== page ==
How to use standard files in shell commands

Last revision August 3, 2004

Table of Contents:

  1. The Unix file system
  2. The directory tree
  3. File ownership and permissions
  4. Files as units
  5. Examining file contents
  6. Other commands
  7. Standard Files and Data Pipes

Special characters (metacharacters) typed as part of commands are interpreted by the shell as instructions to redirect the standard input, output, or error:

redirects standard input from an existing file. Usage:
      program < infile

The input file must already exist or there will be an error.

redirects standard output to a new file. Usage:
      program > outfile

A new output file is created; if one already exists with the same name, it is silently removed first. To prevent this anti-social behavior, use set noclobber in your .login file (this is the default setting for new pangea accounts). Then the command will abort rather than over-write the existing file.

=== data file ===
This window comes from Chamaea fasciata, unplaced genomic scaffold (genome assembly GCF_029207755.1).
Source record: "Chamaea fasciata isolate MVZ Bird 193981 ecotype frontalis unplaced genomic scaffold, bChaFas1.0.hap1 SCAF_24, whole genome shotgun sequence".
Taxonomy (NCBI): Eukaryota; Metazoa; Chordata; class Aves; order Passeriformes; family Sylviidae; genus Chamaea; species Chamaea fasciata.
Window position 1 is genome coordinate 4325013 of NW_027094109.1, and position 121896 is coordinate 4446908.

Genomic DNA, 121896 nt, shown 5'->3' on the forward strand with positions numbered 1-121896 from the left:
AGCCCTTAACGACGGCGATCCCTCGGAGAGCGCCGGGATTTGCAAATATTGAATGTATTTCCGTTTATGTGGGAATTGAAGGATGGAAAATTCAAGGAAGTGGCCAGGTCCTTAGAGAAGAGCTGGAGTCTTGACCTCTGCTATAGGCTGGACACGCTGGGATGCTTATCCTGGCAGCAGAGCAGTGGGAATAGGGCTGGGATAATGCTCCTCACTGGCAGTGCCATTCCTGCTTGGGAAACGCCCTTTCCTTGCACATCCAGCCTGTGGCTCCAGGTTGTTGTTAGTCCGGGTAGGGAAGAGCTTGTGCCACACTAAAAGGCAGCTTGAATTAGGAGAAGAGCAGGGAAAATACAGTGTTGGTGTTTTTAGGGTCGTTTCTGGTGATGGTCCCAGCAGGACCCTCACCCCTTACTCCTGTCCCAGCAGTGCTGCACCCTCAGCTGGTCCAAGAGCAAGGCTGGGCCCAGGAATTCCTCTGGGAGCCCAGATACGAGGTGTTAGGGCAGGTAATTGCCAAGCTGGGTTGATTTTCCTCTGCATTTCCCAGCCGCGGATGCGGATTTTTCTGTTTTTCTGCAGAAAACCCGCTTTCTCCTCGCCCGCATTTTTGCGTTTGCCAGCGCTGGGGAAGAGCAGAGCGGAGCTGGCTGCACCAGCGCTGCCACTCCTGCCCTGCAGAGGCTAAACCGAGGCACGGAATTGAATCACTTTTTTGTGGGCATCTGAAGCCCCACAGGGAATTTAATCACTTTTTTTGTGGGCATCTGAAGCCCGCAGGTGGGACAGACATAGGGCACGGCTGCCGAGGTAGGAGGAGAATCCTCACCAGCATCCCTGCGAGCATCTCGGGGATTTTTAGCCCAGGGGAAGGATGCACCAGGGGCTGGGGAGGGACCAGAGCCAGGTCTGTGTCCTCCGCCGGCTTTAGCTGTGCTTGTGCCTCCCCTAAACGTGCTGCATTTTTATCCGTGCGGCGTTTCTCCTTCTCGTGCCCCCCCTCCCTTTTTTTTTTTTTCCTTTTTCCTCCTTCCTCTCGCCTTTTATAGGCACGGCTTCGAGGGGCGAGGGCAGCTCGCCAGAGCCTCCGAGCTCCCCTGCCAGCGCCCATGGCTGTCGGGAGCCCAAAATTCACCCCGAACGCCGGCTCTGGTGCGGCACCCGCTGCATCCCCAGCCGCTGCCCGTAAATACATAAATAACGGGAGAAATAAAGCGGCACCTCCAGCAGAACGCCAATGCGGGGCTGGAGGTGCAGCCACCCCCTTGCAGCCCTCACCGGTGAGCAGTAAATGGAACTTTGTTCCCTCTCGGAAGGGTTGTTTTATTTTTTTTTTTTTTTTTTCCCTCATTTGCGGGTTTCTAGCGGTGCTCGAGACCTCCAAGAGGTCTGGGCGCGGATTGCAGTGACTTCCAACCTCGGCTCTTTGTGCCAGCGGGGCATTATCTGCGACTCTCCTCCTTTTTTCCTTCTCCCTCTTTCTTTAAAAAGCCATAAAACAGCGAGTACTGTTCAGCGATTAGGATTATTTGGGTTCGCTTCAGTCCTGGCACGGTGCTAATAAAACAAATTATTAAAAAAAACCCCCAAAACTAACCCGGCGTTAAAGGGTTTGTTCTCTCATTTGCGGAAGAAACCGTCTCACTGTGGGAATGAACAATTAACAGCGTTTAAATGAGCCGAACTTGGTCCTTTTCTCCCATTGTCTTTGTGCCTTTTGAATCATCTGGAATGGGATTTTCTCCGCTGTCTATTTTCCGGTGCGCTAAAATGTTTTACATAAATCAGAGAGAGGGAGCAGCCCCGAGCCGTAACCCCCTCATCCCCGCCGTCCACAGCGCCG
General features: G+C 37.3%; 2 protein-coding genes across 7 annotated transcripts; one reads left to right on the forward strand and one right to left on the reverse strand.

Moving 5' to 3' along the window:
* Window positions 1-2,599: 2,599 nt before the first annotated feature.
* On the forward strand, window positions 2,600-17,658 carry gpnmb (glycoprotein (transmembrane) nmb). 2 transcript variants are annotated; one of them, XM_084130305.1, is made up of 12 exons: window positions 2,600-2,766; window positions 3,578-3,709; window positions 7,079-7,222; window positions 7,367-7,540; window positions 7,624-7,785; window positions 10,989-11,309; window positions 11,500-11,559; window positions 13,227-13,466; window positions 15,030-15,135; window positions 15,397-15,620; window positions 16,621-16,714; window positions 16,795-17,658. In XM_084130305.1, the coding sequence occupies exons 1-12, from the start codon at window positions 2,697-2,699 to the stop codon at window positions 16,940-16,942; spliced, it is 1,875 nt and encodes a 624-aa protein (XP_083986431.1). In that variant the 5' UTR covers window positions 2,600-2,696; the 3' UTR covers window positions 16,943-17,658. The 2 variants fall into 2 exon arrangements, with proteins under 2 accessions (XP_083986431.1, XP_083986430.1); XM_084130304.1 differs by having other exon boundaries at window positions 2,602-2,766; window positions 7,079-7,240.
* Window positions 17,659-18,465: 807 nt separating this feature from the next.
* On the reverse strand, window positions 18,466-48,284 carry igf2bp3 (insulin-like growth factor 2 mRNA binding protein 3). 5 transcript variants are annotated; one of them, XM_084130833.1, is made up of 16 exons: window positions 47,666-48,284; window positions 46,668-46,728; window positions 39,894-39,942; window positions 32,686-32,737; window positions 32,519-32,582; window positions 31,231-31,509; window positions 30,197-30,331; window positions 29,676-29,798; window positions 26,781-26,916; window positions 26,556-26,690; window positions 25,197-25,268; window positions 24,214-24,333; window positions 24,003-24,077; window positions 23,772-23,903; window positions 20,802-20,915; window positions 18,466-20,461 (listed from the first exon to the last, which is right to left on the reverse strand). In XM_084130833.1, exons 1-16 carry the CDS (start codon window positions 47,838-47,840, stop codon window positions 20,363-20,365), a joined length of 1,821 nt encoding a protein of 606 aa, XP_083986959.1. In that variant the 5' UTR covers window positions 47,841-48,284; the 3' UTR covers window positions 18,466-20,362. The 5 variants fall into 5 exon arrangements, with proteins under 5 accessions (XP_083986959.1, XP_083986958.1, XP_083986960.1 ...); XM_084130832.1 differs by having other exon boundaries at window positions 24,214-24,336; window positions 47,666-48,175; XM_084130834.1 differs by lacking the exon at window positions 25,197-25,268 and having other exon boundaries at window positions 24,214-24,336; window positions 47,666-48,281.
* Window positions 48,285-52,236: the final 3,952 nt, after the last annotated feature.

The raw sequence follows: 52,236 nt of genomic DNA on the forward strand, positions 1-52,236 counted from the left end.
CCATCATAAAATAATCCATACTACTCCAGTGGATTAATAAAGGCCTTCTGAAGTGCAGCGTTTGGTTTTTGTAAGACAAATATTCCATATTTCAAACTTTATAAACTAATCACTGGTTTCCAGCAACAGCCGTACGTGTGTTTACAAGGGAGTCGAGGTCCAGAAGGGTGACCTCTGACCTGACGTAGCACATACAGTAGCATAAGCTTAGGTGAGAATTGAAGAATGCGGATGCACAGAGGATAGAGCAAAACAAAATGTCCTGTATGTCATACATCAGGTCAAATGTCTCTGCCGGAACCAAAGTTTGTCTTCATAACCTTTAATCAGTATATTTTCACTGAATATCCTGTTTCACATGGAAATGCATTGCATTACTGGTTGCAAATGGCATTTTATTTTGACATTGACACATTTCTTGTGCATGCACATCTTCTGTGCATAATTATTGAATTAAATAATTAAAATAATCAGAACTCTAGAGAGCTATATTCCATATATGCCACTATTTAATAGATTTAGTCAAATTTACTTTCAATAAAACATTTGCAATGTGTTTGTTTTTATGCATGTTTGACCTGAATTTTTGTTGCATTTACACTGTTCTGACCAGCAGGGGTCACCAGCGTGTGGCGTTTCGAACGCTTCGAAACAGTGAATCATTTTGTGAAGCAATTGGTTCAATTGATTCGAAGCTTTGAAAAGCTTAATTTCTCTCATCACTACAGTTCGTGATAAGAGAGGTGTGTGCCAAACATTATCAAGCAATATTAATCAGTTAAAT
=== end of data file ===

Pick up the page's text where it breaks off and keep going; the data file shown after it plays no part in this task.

redirects standard output to be appended to an existing file. Usage:
      program >> outfile

If the output file does not exist already, you will get an error.

Standard error can not be independently redirected (in the C-shell). It can be redirected together with the standard output, however. Just add the ampersand metacharacter (&) after the > or >> that is redirecting the standard output, for example, >& or >>&

You can put both types of redirection together for a command that reads from standard input and writes to standard output:

program < infile > outfile

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